When individuals with arthritis were asked specifically about what treatment, if any, they used to care for their arthritis, almost 50% of women reported that they had used some treatment, slightly higher than the 46% of males who had done so. Arthritis treatment options were further broken down into specific types. Approximately equal proportions of both sexes had used medication (43%), whereas women reported using diet and exercise more frequently than men. The 1998–1999 NPHS also asked about the use of some specific types of medications. Women with arthritis were more likely than men with arthritis and women with other chronic conditions to report the use of pain medications (80% versus 73% and 74% respectively) and antidepressants (11% versus 5% and 7% respectively) but equally likely as men with arthritis to report the use of medications containing codeine (9% for both).

Total joint replacement (TJR) surgery is a cost-effective means of treating primarily osteoarthritis. TJR can provide significant pain relief and improvement in an arthritis sufferer's functional status and quality of life[23]. According to the most recent data published in the 2002 Report of the Canadian Joint Replacement Registry (i.e. for 1999–2000), 62.2 and 73.3 women per 100,000 population had had total hip and total knee replacement surgeries respectively[24]. The age-specific rates for total knee replacements performed on both men and women in Canada for 1999–2000 can be found in Figure 9. Although these rates were generally slightly higher among females than males, this finding needs to be viewed in light of the overall prevalence rate for arthritis among women, which was almost double that among men (Figure 2).

Figure 9
figure 9

Age Specific Rates (per 100,000 population) of Total Knee Replacement Procedures, by Sex, Canada, 1999–2000 Source: CJRR, CIHI, 1999, 2000


Characteristics of Women with Arthritis

Women in Canada report arthritis more frequently than men. According to the NPHS, compared with women with other chronic conditions, women with arthritis were older, had lower incomes and fewer years of education and were more likely to be widowed and out of the labour force. Consequently, it appears that the women who are experiencing arthritis may be the women with the fewest resources to deal with the impact of the condition on their daily lives. In terms of the health impacts of arthritis, women with the disease were far more likely to experience long-term disability than women with other chronic conditions. They also reported poorer health, experienced more pain that restricted activity, and consulted with GPs, specialists and physiotherapists more frequently.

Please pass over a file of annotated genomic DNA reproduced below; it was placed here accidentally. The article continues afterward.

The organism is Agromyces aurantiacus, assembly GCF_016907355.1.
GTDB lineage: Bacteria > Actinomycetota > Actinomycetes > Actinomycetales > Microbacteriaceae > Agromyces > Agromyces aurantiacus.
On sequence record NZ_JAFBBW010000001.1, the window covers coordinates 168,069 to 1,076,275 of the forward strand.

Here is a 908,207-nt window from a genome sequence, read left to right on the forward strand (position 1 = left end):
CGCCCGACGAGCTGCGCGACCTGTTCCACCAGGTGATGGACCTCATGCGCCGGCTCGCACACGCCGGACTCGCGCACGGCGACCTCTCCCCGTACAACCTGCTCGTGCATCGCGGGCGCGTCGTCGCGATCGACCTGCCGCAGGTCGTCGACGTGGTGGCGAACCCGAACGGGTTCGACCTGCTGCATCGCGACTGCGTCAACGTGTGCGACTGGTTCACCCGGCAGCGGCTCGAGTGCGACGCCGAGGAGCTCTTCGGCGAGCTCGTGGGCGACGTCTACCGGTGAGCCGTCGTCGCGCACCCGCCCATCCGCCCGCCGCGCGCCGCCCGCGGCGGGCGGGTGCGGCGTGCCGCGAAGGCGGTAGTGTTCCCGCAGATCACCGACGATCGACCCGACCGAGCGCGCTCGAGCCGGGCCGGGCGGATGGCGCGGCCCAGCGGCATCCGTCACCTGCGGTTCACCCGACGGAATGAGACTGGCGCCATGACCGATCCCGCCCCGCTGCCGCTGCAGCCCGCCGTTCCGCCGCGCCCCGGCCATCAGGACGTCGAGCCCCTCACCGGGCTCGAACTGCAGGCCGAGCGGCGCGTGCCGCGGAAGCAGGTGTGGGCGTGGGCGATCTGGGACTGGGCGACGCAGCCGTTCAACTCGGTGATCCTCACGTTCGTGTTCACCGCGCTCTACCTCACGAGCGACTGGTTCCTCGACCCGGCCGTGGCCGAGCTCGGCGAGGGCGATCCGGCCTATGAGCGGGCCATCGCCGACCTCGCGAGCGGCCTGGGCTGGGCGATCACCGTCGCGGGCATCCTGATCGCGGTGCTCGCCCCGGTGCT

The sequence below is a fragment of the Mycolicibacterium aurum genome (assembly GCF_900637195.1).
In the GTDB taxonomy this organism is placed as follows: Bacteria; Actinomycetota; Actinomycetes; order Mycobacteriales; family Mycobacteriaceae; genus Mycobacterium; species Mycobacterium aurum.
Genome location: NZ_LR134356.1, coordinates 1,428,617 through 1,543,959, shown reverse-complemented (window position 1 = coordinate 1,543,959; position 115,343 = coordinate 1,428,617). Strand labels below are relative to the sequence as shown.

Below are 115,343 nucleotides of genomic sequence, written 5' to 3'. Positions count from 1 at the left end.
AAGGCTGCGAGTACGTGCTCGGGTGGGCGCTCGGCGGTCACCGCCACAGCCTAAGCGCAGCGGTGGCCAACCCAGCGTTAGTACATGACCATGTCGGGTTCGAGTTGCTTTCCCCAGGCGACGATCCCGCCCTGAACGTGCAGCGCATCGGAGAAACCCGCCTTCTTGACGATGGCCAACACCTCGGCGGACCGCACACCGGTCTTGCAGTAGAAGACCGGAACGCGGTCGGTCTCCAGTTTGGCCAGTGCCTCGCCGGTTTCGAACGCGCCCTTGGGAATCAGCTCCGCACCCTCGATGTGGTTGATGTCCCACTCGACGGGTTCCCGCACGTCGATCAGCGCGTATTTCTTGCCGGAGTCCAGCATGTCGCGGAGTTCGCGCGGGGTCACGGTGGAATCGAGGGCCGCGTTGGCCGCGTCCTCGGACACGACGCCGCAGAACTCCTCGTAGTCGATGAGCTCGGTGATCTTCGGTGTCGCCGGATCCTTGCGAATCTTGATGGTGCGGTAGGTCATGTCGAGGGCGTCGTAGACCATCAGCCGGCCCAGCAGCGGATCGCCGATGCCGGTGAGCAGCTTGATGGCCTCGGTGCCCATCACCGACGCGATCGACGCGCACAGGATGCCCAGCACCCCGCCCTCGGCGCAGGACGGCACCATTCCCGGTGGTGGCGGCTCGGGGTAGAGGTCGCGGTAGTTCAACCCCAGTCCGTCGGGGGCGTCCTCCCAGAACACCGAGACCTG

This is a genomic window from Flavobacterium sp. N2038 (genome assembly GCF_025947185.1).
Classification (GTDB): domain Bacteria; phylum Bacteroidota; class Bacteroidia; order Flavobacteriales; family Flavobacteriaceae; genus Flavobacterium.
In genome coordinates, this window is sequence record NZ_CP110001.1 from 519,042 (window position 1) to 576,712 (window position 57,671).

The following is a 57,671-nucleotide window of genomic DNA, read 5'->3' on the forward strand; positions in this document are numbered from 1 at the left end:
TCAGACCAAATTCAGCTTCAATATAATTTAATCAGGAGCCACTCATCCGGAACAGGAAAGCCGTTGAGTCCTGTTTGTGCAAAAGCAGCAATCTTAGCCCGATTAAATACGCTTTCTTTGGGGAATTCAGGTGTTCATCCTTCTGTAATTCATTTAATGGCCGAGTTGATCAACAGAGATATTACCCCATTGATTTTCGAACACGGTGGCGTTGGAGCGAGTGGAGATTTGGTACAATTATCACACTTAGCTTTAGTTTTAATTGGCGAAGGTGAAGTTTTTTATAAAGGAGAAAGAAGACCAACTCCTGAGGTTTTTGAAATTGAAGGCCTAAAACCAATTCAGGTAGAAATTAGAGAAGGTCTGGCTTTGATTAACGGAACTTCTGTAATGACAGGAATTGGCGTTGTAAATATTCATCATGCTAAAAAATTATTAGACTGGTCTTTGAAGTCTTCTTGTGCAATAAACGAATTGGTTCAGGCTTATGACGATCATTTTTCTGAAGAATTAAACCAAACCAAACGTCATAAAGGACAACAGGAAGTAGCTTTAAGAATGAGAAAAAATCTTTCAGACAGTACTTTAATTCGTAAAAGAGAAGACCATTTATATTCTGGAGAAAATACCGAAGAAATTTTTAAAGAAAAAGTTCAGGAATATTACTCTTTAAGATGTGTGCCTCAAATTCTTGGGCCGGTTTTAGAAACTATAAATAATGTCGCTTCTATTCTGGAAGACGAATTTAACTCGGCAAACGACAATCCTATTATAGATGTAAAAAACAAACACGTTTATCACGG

Treatment Options

The prevalence of arthritis increases so dramatically with age that many older people consider the disease to be a normal aspect of aging until it becomes sufficiently painful and/or debilitating to prompt medical care[6]. However, it is a misconception that arthritis is a disease only of the elderly, since the largest number of individuals with arthritis is in the age range 45 to 64. Another common misconception is that arthritis is an inevitable part of growing old for which nothing can be done. Although there is, at present, no known cure for arthritis, appropriate treatment helps to prevent long-term disability, maintain function and reduce pain. For some types of arthritis, particularly rheumatoid arthritis, a rheumatologist may best manage treatment[15], while total joint replacement surgery is an effective therapy for those with advanced osteoarthritis of the hip or knee[25]. As well, self-management strategies, including exercise and education, have been shown to help reduce pain and long-term disability and to decrease the need for medications[26].

Health Care Utilization